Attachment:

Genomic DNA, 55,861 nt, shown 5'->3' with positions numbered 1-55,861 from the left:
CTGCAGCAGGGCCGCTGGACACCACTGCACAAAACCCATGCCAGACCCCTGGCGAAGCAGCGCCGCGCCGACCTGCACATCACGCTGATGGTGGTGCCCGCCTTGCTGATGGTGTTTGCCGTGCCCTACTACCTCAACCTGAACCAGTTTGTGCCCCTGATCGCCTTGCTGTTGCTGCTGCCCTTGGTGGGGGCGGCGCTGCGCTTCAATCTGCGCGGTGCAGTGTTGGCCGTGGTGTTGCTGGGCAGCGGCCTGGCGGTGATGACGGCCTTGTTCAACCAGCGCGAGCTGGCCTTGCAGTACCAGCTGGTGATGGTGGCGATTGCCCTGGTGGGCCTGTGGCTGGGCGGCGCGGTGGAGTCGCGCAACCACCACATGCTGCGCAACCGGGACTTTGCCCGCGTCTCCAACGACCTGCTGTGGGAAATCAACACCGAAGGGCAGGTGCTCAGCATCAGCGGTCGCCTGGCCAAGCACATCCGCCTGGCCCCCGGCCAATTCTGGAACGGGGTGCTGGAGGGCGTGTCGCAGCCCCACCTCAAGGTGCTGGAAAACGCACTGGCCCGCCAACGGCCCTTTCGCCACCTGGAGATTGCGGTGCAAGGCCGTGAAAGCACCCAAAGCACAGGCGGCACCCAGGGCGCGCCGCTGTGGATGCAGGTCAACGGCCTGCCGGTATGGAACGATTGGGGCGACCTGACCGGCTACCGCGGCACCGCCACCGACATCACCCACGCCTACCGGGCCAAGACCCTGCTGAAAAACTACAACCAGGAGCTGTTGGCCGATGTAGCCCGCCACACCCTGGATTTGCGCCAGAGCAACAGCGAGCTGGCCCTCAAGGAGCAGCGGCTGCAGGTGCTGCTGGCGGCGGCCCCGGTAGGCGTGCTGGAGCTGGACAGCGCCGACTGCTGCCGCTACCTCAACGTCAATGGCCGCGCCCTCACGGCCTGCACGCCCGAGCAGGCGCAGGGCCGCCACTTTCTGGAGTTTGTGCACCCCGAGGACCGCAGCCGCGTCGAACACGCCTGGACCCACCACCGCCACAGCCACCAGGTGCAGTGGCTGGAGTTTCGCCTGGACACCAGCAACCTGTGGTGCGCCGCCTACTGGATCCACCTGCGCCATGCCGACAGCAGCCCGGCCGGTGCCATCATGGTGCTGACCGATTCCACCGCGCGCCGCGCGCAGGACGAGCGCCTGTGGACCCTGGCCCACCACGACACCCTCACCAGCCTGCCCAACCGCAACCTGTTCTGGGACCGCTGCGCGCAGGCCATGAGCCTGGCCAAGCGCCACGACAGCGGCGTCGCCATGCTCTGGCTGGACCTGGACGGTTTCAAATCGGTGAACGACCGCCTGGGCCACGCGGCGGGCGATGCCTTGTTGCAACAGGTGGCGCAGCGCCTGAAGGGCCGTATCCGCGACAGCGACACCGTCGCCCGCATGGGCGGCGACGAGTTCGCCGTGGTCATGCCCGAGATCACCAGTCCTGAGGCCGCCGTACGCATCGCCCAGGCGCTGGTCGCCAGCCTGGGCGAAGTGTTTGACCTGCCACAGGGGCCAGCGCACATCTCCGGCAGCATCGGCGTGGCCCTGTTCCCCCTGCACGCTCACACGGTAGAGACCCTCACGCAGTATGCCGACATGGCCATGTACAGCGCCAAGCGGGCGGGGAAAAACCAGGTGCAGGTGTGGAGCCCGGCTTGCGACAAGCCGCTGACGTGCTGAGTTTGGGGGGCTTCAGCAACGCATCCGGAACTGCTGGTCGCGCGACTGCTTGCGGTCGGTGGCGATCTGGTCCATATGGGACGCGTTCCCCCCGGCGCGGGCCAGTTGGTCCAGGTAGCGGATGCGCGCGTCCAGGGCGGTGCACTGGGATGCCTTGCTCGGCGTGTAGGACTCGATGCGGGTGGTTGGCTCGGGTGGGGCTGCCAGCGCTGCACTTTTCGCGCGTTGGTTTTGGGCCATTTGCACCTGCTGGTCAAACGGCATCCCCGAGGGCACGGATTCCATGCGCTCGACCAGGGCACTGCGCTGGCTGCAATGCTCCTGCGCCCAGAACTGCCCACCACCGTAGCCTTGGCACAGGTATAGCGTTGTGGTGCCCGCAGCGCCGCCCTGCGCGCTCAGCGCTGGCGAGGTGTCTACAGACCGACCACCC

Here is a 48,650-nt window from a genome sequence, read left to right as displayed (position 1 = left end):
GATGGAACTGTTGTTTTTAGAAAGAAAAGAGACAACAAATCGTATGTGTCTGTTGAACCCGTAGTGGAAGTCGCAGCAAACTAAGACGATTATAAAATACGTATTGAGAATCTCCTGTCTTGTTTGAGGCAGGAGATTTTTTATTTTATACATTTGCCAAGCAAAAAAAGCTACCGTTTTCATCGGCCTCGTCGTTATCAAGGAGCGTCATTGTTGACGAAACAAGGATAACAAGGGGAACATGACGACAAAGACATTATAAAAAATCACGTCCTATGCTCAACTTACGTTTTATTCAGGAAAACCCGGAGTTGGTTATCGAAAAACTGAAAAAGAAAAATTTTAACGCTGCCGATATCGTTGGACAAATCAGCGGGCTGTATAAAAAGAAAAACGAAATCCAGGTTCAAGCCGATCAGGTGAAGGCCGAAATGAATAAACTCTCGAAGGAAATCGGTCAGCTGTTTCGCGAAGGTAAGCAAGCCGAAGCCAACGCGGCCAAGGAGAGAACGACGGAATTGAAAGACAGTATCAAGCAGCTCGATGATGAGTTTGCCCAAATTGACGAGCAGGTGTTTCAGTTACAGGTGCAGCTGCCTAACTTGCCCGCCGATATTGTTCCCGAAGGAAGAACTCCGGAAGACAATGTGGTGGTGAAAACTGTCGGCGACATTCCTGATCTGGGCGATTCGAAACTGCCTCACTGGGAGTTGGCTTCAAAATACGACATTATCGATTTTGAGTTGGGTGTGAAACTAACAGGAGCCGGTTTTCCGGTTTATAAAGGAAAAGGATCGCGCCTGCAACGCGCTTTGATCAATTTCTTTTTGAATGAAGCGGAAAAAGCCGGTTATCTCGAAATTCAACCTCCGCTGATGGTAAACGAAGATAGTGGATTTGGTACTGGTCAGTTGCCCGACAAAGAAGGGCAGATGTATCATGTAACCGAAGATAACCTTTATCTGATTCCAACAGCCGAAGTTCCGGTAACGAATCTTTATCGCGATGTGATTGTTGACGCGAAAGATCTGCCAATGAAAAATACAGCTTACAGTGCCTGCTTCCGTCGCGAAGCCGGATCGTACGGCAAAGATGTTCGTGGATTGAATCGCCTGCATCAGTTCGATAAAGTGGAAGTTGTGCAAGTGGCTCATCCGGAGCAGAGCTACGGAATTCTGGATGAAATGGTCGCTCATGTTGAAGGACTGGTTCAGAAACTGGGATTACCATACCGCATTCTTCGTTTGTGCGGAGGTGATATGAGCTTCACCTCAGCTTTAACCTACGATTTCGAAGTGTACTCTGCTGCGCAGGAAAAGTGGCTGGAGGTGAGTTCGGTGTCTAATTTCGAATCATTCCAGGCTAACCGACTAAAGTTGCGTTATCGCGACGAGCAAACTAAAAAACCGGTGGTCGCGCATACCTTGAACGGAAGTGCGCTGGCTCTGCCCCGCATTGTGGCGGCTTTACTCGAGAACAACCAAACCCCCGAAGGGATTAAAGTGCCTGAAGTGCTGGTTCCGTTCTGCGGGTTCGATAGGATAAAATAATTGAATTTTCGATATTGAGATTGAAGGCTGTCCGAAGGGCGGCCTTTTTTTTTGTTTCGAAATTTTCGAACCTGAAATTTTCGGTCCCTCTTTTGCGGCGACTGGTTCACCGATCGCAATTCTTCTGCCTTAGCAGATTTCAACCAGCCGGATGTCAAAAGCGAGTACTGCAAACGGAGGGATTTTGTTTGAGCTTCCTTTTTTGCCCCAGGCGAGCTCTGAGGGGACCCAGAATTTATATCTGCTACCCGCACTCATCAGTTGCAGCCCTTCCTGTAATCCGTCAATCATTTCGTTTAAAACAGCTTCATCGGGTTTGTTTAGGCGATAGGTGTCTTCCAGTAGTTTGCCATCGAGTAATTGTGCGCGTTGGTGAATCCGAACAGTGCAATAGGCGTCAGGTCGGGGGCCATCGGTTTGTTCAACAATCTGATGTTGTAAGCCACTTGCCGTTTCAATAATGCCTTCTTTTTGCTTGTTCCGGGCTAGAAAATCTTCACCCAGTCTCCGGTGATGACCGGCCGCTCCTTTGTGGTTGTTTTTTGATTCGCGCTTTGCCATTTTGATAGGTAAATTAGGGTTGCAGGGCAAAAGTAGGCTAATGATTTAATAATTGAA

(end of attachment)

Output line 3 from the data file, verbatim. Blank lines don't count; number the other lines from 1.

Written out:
Here is a 48,650-nt window from a genome sequence, read left to right as displayed (position 1 = left end):